Negotiating With Terrorists, We’ve Already Lost

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A 2008 Presidential candidate quote stated President Bush

didn’t use the full force of American power to hunt down and destroy Osama bin Laden, al-Queda, the Taliban, and all of the terrorists responsible for 9/11. Hmmm.

Another quote by Defense Secretary Chuck Bagel during his Senate confirmations..

We didn’t negotiate with terrorists

This past Monday White House Press Secretary would not call the Taliban a terrorist organization, but only

an enemy combatant

.

I think our military, our allies, and Afghanistan may disagree. They went on to belabor the point that we have always negotiated in times of war… ( forgetting our long standing US position of not negotiating with terrorists)

While I am not upset that Sgt Bergdahl is coming home, I am surprised at how it happened and how words are being twisted to make it sound less harmful than it probably is. I will save the debate on if he was a deserter or AWOL as that will soon come to light.  What is interesting is press reports from Dianne Feinstein, Senate Intelligence Committee Chairwoman who says that when the idea was brought up in 2011 as an idea for a trade it was almost unanimously rejected. Hmm again.

What changed? Did the President know more? Did he need a boost in the polls., I would think that would not be his reasoning, did he know more than the military – outlasting his CENTCOM CDRs?

Did President Obama inform the Congress 30 days prior to releasing prisoners from GitMo as required by law? No.

Did the President perhaps consult our Afghanistan or Pakistan allies on releasing 5 Taliban members (4 of which are senior leaders) for their opinion on this proposal? I think not since the Afghan govt seems to be upset.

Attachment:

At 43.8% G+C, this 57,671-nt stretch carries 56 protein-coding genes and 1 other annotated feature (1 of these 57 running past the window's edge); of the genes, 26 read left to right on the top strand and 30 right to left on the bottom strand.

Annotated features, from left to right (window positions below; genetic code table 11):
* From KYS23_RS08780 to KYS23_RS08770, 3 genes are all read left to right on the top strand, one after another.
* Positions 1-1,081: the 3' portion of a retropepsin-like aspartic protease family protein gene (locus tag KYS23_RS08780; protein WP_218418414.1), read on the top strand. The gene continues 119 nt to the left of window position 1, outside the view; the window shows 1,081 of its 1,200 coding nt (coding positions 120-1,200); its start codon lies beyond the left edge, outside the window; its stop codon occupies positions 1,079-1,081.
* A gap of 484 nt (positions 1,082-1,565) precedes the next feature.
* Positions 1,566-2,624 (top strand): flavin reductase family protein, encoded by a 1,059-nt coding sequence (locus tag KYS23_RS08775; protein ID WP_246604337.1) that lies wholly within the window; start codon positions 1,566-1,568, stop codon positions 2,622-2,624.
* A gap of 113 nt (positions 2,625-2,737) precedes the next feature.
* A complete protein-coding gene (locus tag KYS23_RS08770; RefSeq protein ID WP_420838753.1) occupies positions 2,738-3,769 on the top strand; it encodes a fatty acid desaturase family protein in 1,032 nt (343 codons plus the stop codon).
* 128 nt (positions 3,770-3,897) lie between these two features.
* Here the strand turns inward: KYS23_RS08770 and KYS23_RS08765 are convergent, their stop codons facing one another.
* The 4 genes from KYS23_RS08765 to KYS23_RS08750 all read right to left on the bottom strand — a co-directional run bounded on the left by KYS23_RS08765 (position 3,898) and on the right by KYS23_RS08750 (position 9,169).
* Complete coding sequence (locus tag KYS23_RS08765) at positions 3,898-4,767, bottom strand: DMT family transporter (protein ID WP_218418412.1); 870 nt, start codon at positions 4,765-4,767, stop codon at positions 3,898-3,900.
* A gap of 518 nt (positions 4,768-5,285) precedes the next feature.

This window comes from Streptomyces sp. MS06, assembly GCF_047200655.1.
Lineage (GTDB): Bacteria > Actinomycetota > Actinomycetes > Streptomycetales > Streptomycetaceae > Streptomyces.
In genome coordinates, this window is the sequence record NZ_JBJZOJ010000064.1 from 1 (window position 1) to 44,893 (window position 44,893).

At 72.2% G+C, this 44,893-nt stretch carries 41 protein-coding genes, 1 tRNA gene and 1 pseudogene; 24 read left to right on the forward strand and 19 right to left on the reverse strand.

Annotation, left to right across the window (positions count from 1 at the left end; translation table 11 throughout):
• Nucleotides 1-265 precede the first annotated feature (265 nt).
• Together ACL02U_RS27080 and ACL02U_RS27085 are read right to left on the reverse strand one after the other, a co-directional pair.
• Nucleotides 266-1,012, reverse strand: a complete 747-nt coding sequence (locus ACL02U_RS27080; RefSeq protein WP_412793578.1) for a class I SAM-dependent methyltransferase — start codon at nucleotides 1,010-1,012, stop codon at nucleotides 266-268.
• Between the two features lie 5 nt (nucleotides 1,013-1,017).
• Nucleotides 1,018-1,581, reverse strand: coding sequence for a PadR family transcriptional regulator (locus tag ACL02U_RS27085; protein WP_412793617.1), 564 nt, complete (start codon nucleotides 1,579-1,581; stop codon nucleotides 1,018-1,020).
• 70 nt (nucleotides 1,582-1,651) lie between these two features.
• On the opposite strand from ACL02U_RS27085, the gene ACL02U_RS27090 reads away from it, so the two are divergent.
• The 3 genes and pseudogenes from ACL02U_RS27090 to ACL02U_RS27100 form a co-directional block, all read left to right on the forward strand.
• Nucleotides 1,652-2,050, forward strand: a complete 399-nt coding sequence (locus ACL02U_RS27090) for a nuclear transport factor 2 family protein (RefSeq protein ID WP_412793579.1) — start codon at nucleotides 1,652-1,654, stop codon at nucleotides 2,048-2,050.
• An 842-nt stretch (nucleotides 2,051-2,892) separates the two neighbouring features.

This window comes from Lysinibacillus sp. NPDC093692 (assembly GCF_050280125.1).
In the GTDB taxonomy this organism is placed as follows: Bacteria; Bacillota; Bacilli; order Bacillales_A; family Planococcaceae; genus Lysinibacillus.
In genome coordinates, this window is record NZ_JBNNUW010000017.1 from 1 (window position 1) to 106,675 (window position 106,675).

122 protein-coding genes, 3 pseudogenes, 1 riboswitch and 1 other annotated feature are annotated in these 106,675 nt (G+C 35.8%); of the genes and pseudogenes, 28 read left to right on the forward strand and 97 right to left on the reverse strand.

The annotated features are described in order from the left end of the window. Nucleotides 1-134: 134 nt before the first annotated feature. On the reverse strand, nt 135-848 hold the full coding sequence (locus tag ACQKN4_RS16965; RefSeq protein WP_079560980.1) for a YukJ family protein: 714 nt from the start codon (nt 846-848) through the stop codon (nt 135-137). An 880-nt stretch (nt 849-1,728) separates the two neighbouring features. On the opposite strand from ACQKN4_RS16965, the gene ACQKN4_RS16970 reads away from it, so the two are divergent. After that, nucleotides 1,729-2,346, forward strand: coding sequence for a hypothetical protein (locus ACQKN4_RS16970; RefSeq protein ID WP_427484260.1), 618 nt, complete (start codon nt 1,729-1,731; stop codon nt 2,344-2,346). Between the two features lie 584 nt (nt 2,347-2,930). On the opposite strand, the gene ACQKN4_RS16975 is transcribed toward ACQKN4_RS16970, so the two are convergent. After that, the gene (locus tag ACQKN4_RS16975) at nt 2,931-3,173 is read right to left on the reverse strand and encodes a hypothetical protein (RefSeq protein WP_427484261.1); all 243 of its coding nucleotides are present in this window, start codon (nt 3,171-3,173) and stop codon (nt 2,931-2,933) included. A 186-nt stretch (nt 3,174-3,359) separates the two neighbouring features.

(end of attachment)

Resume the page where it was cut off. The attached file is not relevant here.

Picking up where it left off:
Did the President look at some of our past Gitmo releases to see if they returned to combat? I don’t know but apparently it was not a deciding factor as many have been seen in Yemen, Afg, Iraq, and Syria among others according to press reports.  A few have ever been taken out by our drones.  Most recently, 3 Gitmo detainees that were returned to Morocco 10 years ago, and despite assurances that they would be monitored,  left Morocco and were the founding members of the AQ rebel group in Syria. Hmm.

Now we are told by the White House that the emir of Qatar has personally guaranteed that these 5 members will be fully monitored and will not be allowed to leave that country for a year. Sounds to me like a good amount of time to recover, raise funds, re-engage AQ via the internet, and return to fighting in AFG or elsewhere in a year.  In fact the news is reporting Gulf sources saying the 5 Taliban members are

with family, can travel anywhere in Qatar for a year, and can go anywhere including Afghanistan after a year.

 

{Update June 6, One of the Taliban Cdrs in Qatar has already vowed to return to AFG and kill Americans there.  http://news.yahoo.com/report-freed-taliban-commander-vows-return-war-against-165007948.html }

So it brings the question

What are we assured of by the emir?

So when these terrorist..err enemy combatants kill US soldiers and or citizens in a year or two, who will tell the families that this trade was worth it? Who will tell the parents of the next US citizen or soldier who is kidnapped by AQ or the Taliban? Who will tell the government of Afghanistan when they return to the Taliban as

heroes?

Coincidentally, these fabulous 5 from Gitmo could be returning to Afghanistan as we pull out almost completely next fall of 2015.  I’m sure they will live peacefully, love the AFG government, and won’t harbor any ill will against the US citizens still there in the embassy or the hundreds of charitable organizations throughout the country.

But I guess that hardship and realization will happen in the next administration after this President is gone from Washington and only those of us who appreciate history will remember.